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Hamas and PLO sign unity pact

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Signing a unity agreement, Gaza-based Hamas and Ramallah-based Palestine Liberation Organization AKA Palestinian Authority ended their seven-year feud when Hamas militants ejected the PLO from the Gaza Strip June 14, 2007. While diplomats connected with the latest round of peace talks between Israel and Palestinians scratch their heads, unifying the divided Palestinian population lends more credibility to an already shaky peace process. PLO leader 79-year-old Mahmoud Abbas insists that Israel release the remaining group of Palestinian prisoners that includes 54-year-old Marwan Barghouti, considered a potential successor to Abbas. “It’s hard to see how Israel will negotiate with a government that does not recognize its right to exist,” said State Department spokesman Jen Psaki. Reconciling the two Palestinian factions makes prospects for peace more realistic.

When President Barack Obama and his Secretary of State John Kerry decided to resume peace talks July 30, 2013, skeptics knew that any peace deal only applied to 50% of the Palestinian people. As long a Hamas and PLO remained divided, any peace deal with Abbas would not be accepted by Gaza-based Hamas. While there are real concerns now about negotiating with a terror group, at least Israelis know any deal applies to all Palestinians, not just the group in Ramallah. Because Hamas is on the U.S. and Israeli terrorist list, it presents problems for negotiation unless they expressly renounce violence and validate Israel’s right to exist. “The Palestinian reconciliation deal raises concerns and could complicate the efforts to extend peace talks,” said Psaki, not sure what would happen. Whether the State Department knows it or not, Palestinian unification opens the door to peace.

Initial worries about Hamas renouncing its ongoing war with Israel should give way to the reality that they’ve joined the PLO accepting all prior peace deals, paving the way to the current round of peace talks. Abbas wants Barghouti released from an Israel prison, something that could occur quickly, as long a Palestinians accept that they can’t dictate the peace process unilaterally. Recent peace talks stalled because Abbas insisted that Israel release all remaining prisoners, stop settlement construction in the West Bank and East Jerusalem and accept East Jerusalem as the capital of a future state. Only yesterday, Abbas threatened to dissolve the PLO and hand back control to Israel of the West Bank. State Department officials notified the PLO that the U.S. would most likely end aid and involvement in peace talks. Going to the U.N. without direct talks with Israel could compromise U.S. participation.

Obama and Kerry have pushed Israel into making more concessions to pull out the latest round of peace talks even where it compromise U.S. national security. Israel’s security became paramount to U.S. interests following Sept. 11. Striking a deal with a terror group like Hamas, that danced in the streets after Sept. 11, would not work for U.S. interests. “The ball is in the Palestinian court to answer questions about how government announcement affects the talks,” said Psaki. Israeli President Benjamin Netanyahu views the latest development as another Palestinian attempt to scuttle peace talks. “This evening, when talks are still underway to extend negotiations, [Palestinian President Mahmoud Abbas] has chose Hamas over peace,” recognizing Hamas as mortal enemy to the Jewish State. “Whoever chooses Hamas, doesn’t not want peace,” said Netanyahu, anticipating another “Intifada” or uprising.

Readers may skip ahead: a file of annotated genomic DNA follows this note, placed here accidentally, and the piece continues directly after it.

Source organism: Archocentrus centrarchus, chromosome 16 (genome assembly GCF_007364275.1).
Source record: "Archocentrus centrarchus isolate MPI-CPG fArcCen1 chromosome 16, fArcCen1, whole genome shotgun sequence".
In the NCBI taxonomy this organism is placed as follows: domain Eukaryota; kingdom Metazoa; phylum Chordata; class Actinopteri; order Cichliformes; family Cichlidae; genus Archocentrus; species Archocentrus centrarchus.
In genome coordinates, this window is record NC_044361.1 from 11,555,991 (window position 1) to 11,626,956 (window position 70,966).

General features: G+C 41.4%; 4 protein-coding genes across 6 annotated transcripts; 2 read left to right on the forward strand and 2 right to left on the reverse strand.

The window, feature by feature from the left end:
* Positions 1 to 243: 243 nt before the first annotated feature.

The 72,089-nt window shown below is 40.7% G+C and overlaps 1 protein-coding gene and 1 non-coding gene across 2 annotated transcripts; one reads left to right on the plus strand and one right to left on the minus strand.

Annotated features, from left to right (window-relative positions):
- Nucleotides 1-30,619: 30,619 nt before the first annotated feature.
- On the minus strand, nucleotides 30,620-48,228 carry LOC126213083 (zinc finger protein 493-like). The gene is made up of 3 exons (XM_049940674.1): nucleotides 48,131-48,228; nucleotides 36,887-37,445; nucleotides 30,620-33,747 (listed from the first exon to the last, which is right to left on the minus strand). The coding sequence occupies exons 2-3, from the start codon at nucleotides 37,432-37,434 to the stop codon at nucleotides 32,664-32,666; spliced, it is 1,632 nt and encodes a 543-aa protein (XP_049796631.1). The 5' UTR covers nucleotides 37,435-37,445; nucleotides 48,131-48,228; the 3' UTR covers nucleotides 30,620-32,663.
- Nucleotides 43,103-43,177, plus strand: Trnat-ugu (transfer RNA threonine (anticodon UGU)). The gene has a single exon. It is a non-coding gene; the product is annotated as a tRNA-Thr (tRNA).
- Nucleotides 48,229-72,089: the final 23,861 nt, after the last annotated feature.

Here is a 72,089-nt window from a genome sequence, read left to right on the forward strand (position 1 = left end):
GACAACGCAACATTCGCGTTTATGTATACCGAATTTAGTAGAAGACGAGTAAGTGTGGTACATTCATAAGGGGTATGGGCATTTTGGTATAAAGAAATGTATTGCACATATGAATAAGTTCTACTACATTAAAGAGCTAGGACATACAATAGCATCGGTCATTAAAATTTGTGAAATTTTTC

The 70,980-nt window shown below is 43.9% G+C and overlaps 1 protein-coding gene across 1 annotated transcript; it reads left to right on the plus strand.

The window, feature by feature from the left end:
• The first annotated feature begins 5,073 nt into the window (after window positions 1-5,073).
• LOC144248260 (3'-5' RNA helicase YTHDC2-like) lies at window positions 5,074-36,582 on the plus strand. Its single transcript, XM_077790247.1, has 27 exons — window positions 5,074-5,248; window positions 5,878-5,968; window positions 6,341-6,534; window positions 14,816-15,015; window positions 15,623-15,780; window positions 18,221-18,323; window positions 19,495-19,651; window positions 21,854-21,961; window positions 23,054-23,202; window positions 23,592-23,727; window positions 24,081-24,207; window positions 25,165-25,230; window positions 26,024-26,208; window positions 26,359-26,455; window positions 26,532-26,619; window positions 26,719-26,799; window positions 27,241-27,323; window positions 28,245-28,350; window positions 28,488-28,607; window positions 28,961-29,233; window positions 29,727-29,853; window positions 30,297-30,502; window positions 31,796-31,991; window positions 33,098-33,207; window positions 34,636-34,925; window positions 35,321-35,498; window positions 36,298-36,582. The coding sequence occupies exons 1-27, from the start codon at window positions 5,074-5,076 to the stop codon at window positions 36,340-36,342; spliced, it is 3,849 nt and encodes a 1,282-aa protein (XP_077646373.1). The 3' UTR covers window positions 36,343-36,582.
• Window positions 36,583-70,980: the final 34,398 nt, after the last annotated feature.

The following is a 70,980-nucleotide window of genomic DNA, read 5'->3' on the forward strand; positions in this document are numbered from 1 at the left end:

State Department officials seek clarification from Ramallah about unifying the PLO with Hamas. “We view this move as a return to the familiar pattern of the Palestinians who run away every time they need to make decisions,” said Netanyahu, referring to final status talks about a permanent Palestinian state. Netanyahu has no plan under pressure from the U.S. or not to offer Palestinians East Jeruslaem or, for that matter, discuss the “right-of-return” to Israel’s pre-1967 Six-Day-War borders. Abbas knows that reconciling with Hamas would require the State Department-branded terror organization to sign a document rescinding its war with Israel, but, more importantly, renouncing violence or “resistance” as a way of achieving peace. Justice Minister Tzipi Livni warned that the new government could hurt the peace process because Hamas continues its war against Israel.

White House and Israeli officials should look at the PLO and Hamas decision to form a unity government a good thing for the peace process moving forward. Without a unified government, any peace deal with half the Palestinian population would carry little weight. Joining Abbas’ PLO, Hamas’ Ismail Haniyeh will be forced to accept all prior Israeli-Palestinian agreements or asked to resign. “Hamas has refused for years to conditions of the [Quartet on Middle East Peace] that include recognizing Israel, and end to violence and respecting agreements signed between Israel and Palestinians,” said Livi, revealing the real significance of a Palestinian unity government. Without giving his blessing, Haniyeh hinted he was “happy to declare and end of the period of inter-Palestinian division,” admitting to dismal economic conditions in Gaza but, more importantly, recognizing progress comes through peace.

About the Author

John M. Curtis writes politically neutral commentary analyzing spin in national and global news. He’d editor of OnlineColumnist.com and author of Dodging The Bullet and Operation Charisma.

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